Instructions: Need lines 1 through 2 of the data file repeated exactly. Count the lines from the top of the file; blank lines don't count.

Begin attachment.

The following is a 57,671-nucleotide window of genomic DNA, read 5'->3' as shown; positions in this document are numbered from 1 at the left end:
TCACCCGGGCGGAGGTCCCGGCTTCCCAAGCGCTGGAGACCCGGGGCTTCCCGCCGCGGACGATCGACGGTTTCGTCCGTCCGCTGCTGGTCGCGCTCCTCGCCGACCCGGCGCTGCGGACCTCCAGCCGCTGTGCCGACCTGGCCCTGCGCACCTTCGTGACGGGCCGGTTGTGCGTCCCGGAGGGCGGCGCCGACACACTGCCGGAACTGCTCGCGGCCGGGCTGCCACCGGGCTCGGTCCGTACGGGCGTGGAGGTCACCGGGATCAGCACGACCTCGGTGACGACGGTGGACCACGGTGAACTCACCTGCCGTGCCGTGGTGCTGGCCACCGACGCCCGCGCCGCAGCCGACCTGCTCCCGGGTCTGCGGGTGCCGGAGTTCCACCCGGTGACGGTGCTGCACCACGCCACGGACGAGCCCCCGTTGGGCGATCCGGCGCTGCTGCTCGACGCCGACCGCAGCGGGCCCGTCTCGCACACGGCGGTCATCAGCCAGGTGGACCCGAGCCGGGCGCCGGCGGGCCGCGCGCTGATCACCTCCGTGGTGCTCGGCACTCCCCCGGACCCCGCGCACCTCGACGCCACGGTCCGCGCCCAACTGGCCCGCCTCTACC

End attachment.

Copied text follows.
The following is a 57,671-nucleotide window of genomic DNA, read 5'->3' as shown; positions in this document are numbered from 1 at the left end:
TCACCCGGGCGGAGGTCCCGGCTTCCCAAGCGCTGGAGACCCGGGGCTTCCCGCCGCGGACGATCGACGGTTTCGTCCGTCCGCTGCTGGTCGCGCTCCTCGCCGACCCGGCGCTGCGGACCTCCAGCCGCTGTGCCGACCTGGCCCTGCGCACCTTCGTGACGGGCCGGTTGTGCGTCCCGGAGGGCGGCGCCGACACACTGCCGGAACTGCTCGCGGCCGGGCTGCCACCGGGCTCGGTCCGTACGGGCGTGGAGGTCACCGGGATCAGCACGACCTCGGTGACGACGGTGGACCACGGTGAACTCACCTGCCGTGCCGTGGTGCTGGCCACCGACGCCCGCGCCGCAGCCGACCTGCTCCCGGGTCTGCGGGTGCCGGAGTTCCACCCGGTGACGGTGCTGCACCACGCCACGGACGAGCCCCCGTTGGGCGATCCGGCGCTGCTGCTCGACGCCGACCGCAGCGGGCCCGTCTCGCACACGGCGGTCATCAGCCAGGTGGACCCGAGCCGGGCGCCGGCGGGCCGCGCGCTGATCACCTCCGTGGTGCTCGGCACTCCCCCGGACCCCGCGCACCTCGACGCCACGGTCCGCGCCCAACTGGCCCGCCTCTACC